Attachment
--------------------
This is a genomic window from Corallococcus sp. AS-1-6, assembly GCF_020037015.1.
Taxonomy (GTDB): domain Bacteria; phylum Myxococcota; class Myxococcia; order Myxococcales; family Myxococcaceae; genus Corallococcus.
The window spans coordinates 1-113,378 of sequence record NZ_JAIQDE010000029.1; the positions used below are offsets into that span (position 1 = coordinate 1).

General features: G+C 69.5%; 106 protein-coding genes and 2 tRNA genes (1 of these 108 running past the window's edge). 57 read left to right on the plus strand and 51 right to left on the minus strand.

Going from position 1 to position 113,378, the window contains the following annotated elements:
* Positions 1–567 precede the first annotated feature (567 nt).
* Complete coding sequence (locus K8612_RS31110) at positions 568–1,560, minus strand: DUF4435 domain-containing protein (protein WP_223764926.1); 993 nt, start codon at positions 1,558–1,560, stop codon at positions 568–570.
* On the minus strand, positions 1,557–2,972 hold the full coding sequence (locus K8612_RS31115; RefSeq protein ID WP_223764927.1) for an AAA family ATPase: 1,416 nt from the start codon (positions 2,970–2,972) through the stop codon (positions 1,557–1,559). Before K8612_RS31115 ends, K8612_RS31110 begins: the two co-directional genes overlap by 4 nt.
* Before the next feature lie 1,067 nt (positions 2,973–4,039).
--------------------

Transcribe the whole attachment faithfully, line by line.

This is a genomic window from Corallococcus sp. AS-1-6, assembly GCF_020037015.1.
Taxonomy (GTDB): domain Bacteria; phylum Myxococcota; class Myxococcia; order Myxococcales; family Myxococcaceae; genus Corallococcus.
The window spans coordinates 1-113,378 of sequence record NZ_JAIQDE010000029.1; the positions used below are offsets into that span (position 1 = coordinate 1).

General features: G+C 69.5%; 106 protein-coding genes and 2 tRNA genes (1 of these 108 running past the window's edge). 57 read left to right on the plus strand and 51 right to left on the minus strand.

Going from position 1 to position 113,378, the window contains the following annotated elements:
* Positions 1–567 precede the first annotated feature (567 nt).
* Complete coding sequence (locus K8612_RS31110) at positions 568–1,560, minus strand: DUF4435 domain-containing protein (protein WP_223764926.1); 993 nt, start codon at positions 1,558–1,560, stop codon at positions 568–570.
* On the minus strand, positions 1,557–2,972 hold the full coding sequence (locus K8612_RS31115; RefSeq protein ID WP_223764927.1) for an AAA family ATPase: 1,416 nt from the start codon (positions 2,970–2,972) through the stop codon (positions 1,557–1,559). Before K8612_RS31115 ends, K8612_RS31110 begins: the two co-directional genes overlap by 4 nt.
* Before the next feature lie 1,067 nt (positions 2,973–4,039).